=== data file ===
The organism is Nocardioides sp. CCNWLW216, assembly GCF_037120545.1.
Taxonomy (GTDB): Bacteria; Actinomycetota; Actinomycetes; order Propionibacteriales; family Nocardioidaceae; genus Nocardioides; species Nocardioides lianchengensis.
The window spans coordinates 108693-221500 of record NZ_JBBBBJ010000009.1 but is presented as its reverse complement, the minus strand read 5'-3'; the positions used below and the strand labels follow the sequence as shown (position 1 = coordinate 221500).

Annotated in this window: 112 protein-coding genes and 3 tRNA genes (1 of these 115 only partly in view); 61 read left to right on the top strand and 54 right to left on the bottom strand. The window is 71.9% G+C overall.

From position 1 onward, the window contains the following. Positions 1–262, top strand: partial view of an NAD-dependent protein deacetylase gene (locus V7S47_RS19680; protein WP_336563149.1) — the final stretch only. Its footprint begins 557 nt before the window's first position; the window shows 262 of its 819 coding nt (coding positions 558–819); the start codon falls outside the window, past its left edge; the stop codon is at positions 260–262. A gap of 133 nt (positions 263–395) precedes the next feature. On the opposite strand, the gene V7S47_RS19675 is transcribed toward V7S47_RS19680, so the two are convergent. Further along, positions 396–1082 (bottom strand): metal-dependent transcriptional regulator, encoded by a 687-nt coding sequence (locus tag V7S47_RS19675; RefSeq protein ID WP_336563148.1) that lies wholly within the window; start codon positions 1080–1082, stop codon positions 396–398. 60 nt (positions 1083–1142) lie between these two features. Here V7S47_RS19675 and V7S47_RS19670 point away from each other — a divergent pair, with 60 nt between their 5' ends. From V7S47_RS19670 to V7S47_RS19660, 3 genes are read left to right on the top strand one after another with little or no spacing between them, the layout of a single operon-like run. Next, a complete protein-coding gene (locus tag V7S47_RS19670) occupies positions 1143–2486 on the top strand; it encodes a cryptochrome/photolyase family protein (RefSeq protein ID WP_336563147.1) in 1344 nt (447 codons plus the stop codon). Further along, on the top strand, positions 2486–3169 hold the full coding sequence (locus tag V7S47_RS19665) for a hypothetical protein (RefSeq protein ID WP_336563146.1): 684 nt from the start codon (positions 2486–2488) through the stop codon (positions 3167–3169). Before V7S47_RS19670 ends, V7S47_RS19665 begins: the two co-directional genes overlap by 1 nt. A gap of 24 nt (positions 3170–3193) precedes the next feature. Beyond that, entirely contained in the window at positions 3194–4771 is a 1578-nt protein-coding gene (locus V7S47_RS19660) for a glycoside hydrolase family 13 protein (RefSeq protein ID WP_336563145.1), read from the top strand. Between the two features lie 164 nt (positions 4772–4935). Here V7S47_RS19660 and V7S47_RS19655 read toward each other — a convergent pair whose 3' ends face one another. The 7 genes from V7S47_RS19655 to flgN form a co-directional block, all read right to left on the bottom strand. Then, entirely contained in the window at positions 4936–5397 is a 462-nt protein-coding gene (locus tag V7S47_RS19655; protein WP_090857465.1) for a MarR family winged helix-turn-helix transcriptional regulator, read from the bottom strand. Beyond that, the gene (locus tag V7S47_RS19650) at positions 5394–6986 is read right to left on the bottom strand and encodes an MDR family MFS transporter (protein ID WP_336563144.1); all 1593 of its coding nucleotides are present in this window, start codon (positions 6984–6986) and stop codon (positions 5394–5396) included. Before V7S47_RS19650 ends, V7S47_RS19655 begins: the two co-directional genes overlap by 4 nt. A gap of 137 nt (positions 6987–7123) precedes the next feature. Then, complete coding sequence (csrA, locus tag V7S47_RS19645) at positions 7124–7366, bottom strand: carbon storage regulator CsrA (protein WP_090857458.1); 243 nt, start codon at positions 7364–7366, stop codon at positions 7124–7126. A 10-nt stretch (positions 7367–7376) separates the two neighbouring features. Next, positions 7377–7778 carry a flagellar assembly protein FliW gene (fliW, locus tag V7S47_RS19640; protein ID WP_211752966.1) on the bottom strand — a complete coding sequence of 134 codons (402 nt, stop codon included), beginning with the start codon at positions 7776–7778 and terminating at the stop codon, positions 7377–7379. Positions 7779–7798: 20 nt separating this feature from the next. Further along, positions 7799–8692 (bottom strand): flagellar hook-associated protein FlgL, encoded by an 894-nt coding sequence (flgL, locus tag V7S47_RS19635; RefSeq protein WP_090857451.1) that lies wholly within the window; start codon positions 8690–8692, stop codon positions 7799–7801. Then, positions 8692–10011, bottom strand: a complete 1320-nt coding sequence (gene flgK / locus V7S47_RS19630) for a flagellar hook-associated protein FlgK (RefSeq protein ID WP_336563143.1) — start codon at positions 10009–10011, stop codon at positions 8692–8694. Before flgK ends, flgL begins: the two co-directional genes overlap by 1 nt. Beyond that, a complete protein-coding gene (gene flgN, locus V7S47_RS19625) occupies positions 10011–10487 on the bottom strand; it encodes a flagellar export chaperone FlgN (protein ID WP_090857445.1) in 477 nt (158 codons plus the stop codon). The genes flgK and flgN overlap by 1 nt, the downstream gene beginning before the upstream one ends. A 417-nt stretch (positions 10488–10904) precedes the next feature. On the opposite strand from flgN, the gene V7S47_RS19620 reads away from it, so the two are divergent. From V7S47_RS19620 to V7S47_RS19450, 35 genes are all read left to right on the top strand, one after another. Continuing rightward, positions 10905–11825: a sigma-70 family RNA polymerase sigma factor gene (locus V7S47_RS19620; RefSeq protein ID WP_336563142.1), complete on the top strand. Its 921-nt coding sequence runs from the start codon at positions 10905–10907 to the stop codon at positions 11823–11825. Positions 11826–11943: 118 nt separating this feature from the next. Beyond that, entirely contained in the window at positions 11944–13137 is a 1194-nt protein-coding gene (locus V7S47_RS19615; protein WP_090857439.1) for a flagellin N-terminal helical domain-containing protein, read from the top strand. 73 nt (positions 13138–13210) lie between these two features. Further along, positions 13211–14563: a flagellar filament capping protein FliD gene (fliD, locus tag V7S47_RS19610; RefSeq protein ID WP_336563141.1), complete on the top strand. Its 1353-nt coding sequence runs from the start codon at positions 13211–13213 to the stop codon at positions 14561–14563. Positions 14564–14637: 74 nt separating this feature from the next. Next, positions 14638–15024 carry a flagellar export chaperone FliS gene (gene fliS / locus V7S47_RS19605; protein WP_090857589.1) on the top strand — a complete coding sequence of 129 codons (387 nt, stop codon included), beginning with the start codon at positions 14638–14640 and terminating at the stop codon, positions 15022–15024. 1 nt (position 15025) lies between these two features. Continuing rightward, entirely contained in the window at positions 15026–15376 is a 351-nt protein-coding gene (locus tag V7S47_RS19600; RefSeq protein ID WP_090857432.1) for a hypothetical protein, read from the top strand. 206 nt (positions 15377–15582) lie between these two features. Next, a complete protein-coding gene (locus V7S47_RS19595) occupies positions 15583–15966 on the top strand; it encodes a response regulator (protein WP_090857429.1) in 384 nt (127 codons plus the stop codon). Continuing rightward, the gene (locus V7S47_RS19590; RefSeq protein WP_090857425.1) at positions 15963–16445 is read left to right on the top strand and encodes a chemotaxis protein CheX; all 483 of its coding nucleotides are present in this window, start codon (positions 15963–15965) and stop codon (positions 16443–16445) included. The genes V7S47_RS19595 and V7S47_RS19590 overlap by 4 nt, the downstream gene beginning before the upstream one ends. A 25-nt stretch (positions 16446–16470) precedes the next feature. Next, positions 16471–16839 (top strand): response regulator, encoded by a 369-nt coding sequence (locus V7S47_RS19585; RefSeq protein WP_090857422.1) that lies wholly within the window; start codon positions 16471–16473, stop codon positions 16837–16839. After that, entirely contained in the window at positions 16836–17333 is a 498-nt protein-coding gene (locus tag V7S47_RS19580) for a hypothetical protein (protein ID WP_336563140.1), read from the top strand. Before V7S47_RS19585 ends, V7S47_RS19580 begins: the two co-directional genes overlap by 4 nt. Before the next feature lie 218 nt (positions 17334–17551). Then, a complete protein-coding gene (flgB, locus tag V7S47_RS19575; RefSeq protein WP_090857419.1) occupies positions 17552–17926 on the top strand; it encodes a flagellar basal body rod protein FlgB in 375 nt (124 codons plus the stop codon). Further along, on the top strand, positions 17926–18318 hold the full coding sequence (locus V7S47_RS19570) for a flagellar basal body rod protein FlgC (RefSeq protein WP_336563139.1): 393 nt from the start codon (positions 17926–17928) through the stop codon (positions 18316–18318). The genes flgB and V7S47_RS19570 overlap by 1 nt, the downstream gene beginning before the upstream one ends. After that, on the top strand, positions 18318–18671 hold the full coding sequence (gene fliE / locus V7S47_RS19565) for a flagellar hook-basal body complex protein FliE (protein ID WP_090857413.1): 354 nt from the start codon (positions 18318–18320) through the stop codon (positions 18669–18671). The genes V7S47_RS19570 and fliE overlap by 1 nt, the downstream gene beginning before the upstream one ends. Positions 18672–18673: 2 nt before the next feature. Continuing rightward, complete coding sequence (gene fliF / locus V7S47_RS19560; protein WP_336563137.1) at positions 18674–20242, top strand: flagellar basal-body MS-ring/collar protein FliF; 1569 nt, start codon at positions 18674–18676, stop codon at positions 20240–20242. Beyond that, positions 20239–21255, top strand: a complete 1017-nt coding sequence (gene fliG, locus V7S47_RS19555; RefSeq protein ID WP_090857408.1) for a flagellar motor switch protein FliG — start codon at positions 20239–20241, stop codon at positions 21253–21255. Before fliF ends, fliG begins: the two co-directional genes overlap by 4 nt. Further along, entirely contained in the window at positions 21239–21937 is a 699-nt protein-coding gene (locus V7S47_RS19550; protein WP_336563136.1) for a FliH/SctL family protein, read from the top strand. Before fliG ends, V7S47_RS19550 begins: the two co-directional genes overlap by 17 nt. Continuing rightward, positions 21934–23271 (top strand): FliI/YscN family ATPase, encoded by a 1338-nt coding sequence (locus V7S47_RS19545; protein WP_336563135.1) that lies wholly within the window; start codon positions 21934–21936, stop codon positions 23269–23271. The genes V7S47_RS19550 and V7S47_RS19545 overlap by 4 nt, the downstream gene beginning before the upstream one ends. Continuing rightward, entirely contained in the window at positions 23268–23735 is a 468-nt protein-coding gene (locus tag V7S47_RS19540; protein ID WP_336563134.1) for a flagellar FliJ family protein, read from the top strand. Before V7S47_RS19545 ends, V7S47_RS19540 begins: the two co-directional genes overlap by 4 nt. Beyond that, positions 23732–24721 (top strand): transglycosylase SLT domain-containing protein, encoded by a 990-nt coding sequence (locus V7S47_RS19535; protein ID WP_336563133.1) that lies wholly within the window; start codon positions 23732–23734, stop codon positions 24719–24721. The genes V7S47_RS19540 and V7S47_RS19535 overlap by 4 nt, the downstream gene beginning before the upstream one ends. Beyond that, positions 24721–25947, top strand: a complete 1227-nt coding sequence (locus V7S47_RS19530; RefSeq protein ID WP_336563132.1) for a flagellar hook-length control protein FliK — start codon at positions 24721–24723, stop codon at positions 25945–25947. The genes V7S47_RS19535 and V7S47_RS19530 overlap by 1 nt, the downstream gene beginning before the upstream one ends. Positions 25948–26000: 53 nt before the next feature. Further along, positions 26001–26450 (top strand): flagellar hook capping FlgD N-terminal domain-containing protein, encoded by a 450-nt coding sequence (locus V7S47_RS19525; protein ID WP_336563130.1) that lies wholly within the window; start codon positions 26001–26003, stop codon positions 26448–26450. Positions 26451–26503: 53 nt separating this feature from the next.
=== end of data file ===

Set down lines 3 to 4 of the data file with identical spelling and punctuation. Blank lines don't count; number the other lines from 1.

The window spans coordinates 108693-221500 of record NZ_JBBBBJ010000009.1 but is presented as its reverse complement, the minus strand read 5'-3'; the positions used below and the strand labels follow the sequence as shown (position 1 = coordinate 221500).

Annotated in this window: 112 protein-coding genes and 3 tRNA genes (1 of these 115 only partly in view); 61 read left to right on the top strand and 54 right to left on the bottom strand. The window is 71.9% G+C overall.